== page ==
The 1997-1998 short relative strength downtrend suggests that investing in the S&P 500 may not continue to do relatively better than investing in smaller segments of the market. The appropriate tactic would be to switch now (4/1/98) to VTSMX, but to trade back if the downtrend in the R Chart breaks.

Fundamental and Selection Strategy: Sector Investing
wpe8.gif (11820 bytes) Some sectors of the economy are growing faster than the average and have enormous future potential. Till August 1995, the most prominent hot sector was technology as expressed in the Fidelity Select Electronics Fund (Green line).

Since then, the Relative Strength Chart (R Chart) shows that the Vanguard S&P 500 Index fund (VFINX) has done about the same as Fidelity Select Electronics. When the lines of the R Chart moved horizontally, then neither the red nor the green line has been favored.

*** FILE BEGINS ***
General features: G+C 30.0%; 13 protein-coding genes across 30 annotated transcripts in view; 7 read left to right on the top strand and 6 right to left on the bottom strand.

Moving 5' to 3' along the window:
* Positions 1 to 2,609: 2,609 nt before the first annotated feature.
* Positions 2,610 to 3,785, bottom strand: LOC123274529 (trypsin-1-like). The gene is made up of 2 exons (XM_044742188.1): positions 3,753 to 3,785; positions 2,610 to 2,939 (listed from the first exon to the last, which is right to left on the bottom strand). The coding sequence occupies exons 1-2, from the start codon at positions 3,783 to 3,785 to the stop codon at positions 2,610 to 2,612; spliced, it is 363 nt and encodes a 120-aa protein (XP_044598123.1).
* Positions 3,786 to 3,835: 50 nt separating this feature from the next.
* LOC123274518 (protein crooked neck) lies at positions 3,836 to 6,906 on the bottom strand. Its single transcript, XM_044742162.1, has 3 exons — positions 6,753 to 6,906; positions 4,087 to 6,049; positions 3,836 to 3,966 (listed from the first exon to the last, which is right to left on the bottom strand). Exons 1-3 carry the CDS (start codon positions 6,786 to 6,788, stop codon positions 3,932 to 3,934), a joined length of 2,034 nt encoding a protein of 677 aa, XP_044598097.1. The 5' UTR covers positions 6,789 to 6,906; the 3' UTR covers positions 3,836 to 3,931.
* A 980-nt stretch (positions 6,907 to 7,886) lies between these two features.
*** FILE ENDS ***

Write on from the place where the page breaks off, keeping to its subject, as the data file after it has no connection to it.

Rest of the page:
While, most investors would agree that technology issues will continue to grow faster than the S&P 500 in the long-term. This fundamental seems to be having little impact since 1995. This case of failed fundamental analysis could have been corrected with technical analysis.

The technical outlook is that the green line will take a sharp correction sometime in 1998-1999 and then bounce back sharply moving to new highs. The fundamental high growth of technology will eventually reassert itself after a several-year period of ordinary performance.

For more examples: See Picking Sectors.  or See Sector Momentum Modeling.  

wpeB.gif (13709 bytes)There is a right time and a wrong time to invest in any particular sector of the market: